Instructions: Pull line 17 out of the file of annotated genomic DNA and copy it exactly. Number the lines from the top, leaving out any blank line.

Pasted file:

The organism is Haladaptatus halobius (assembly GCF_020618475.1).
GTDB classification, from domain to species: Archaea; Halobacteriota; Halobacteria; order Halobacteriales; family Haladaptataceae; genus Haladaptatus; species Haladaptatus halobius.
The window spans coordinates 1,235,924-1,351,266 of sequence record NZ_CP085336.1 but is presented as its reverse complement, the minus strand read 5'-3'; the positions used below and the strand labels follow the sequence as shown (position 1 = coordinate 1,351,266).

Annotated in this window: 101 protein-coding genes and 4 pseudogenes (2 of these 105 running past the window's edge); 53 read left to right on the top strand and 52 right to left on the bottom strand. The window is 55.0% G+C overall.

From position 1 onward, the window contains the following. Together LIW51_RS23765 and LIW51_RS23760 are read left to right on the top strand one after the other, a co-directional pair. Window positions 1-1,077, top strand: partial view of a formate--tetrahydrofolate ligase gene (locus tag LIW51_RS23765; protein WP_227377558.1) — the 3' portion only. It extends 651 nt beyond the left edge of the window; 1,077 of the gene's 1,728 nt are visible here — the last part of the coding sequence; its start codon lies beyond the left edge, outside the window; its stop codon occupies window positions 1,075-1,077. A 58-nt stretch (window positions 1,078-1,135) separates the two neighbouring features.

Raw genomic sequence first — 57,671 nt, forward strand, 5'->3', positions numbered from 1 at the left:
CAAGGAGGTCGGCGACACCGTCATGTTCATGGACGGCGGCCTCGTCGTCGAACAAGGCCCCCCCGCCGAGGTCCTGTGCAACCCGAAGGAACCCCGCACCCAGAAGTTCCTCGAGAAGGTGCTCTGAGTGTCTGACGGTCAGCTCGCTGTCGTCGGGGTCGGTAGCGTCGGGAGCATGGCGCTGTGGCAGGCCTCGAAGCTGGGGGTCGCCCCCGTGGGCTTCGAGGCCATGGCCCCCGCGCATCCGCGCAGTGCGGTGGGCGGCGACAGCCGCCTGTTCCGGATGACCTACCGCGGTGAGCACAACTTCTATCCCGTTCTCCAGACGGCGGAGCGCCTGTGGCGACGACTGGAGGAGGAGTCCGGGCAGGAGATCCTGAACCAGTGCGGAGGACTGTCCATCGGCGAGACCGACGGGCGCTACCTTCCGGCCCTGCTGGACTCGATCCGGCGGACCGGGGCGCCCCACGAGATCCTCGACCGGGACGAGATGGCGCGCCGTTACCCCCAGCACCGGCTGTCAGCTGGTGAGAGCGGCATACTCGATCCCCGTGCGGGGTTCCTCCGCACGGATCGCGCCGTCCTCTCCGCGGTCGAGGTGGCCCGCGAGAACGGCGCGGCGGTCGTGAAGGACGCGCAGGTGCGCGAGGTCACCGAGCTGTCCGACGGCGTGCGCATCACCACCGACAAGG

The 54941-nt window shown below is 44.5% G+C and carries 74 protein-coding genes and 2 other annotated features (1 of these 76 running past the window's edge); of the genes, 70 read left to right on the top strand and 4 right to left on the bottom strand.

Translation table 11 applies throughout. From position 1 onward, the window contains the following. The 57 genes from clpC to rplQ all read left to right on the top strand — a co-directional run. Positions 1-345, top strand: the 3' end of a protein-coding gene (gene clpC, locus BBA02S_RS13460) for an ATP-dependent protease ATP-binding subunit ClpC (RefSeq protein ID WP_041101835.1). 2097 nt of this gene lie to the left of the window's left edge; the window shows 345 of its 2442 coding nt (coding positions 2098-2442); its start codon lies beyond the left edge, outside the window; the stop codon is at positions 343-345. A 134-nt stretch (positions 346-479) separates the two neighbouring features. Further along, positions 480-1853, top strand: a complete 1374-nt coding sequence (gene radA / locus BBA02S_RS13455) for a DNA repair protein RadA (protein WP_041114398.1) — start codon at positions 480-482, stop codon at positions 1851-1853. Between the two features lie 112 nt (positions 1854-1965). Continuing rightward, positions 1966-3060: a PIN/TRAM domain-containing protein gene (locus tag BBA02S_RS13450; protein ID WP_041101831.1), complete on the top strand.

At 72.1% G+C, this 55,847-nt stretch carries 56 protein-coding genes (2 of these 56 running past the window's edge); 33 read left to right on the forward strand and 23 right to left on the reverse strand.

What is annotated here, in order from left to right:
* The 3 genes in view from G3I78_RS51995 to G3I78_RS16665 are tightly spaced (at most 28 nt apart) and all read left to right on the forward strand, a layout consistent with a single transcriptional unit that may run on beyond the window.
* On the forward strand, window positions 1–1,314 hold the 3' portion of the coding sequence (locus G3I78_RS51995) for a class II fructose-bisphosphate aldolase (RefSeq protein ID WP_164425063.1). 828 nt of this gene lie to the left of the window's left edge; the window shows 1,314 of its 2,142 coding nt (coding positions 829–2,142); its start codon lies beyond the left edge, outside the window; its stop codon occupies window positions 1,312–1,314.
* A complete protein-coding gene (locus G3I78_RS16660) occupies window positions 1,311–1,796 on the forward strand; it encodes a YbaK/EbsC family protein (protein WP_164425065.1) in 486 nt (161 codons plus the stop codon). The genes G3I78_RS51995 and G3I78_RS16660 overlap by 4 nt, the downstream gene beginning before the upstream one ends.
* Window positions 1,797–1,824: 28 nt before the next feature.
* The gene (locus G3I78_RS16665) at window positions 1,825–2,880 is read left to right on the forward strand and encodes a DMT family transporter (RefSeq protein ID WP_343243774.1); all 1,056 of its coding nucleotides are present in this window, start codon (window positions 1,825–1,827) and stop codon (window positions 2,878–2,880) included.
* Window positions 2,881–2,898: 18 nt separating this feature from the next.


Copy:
* Window positions 2,881–2,898: 18 nt separating this feature from the next.